United States soldiers in Kuwait recycle for the future
During the summer months, approximately 800,000 bottles of water are supplied to Camp Arifjan, Kuwait. While that quenches the thirst of the military and civilian personnel at this desert installation, it also means a lot of solid waste. What happens to those bottles? They end up in a Kuwaiti landfill.
In late June, Col. Kenneth Beard, Commander for Zone 6, 113th Field Artillery, suggested to members of Combat Support Associates, Ltd., Environmental Health and Safety Directorate, Pollution Prevention Branch, the designated manager of the Quality Recycling Program for the Area Support Group-Kuwait area of responsibility, to use Zone 6 as a partner to kick off a six-month trial plastic water bottle recycling pilot-program on Camp Arifjan.
The project is designed to peak interest in recycling, said Clara Lewis, a pollution prevention environmental engineer with ASG-Kuwait. She said the trial program was set up at Camp Arifjan to work out the logistical kinks in the system before applying the program at the other bases in Kuwait.
Col. John Alexander, ASG-Kuwait commander, approved the six-month trial as a good-faith obligation to clean up the areas around Camp Arifjan.
“When he signs off on policy here, he has made a mandate for all service personnel, anyone in his area of responsibility, to recycle and minimize waste,” Lewis said.
When ASG-Kuwait announced the recycling program, phone numbers were provided for people to participate. Lewis said the response was overwhelming.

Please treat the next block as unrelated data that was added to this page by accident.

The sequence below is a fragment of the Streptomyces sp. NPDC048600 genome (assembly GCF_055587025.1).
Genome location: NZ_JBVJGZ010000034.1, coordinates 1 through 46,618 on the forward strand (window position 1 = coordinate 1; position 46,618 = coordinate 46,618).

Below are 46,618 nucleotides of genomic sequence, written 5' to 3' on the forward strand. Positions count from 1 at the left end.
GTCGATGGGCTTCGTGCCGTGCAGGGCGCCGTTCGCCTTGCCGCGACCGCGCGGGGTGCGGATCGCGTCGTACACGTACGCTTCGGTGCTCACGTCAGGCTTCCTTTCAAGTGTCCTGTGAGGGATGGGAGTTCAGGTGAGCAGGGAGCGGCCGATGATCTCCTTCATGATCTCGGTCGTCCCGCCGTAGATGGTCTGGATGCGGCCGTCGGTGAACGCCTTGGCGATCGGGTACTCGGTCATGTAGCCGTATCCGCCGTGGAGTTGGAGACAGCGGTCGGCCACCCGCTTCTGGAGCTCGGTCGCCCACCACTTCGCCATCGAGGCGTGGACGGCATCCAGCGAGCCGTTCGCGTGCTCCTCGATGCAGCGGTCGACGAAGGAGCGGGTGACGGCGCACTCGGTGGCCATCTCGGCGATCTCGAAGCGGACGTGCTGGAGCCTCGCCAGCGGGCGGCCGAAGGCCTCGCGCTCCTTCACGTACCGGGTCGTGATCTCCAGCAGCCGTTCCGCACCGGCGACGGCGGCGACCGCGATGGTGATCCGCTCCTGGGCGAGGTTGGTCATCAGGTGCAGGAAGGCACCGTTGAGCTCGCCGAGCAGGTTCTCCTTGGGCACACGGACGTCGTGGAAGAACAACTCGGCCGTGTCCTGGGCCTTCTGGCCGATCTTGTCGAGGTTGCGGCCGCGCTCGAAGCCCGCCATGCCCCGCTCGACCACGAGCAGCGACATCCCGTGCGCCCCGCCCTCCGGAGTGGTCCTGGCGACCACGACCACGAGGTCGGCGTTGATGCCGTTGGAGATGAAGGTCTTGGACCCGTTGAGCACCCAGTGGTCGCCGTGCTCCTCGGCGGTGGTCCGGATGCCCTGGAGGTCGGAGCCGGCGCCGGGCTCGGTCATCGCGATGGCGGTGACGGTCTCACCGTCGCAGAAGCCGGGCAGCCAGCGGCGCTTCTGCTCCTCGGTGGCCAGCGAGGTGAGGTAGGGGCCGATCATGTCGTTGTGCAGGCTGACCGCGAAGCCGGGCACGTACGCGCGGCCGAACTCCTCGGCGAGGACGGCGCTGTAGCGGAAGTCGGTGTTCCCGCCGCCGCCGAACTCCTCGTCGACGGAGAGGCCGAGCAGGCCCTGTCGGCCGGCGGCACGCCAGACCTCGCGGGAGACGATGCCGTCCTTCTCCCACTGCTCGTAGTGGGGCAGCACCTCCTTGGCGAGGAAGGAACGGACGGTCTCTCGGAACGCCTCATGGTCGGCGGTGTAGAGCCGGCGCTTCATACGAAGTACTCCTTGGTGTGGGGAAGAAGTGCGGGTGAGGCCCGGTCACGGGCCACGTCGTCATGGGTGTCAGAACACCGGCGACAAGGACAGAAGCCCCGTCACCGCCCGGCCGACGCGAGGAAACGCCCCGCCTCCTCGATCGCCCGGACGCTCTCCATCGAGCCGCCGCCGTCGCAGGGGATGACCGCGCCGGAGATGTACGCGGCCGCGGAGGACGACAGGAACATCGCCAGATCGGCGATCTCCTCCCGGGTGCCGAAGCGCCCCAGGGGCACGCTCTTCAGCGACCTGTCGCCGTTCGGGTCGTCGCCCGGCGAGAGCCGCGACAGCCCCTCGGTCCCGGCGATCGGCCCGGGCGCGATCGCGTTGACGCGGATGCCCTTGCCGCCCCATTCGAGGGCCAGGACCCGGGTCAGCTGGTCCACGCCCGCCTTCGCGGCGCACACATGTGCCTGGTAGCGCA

“Our phones were ringing off the hook,” Lewis said. “Units and sections, both military and civilian, were calling requesting to participate. We even got people that kept us on the line that wanted to do something individually.”
Petty Officer 2nd Class Reatha Candler, Forward Deployed Preventive Medical Unit South, was one of those individuals. Candler said she was familiar with recycling and it was something she was interested in from the start. The petty officer explained to Lewis and her staff that she had success with recycling while in Preventive Medicine Treatment School in San Diego, California. She separated recyclables from the trash and made money off of the recycled material. Candler said she once made over $300 for her PMT class with recycling. The petty officer told Lewis that she’d do anything to help out with the recycling project.
Once the phone call was made, Candler’s recycling plan was put into motion.
“I called them up and Vick Loan answered my call and brought out two containers,” Candler said.
So far, the program has met with success. The orange collection bins are visible throughout Zone 6 and Lewis said the leadership has taken to the idea of cleaning up through recycling.
“We have this strong partner in the Zone 6 command cell with Col. Beard and Chief (Harold) Layton,” Lewis said. “With their leadership, they are also bringing another 5,000 or so people under the umbrella to make sure that at least they know from the top down that we are going to recycle.”
Lewis said the program has many benefits - the first being a clean environment. When the bottles stay in the trash, they are taken directly to a Kuwaiti landfill.
This will have a negative effect in that the United States military could be labeled as a huge contributor of non-degradable plastics. This could add up in the long run because the Army will have to pay to have the area cleaned up once the military decides to leave Kuwait. The program would ensure that the plastic bottles are taken out of the main trash stream.
While the orange bins are currently only on Arifjan, Lewis offered some suggestions for those waiting for the bins to be made available in the other camps.
“To get staff in the mode of recycling, just set up a box or a trash can and label it plastic water bottles so when (the bins) do come, they’re already taking them out of main waste stream and setting them aside,” Lewis said. “Even if you don’t have a bin, we’ll come and pick those up.”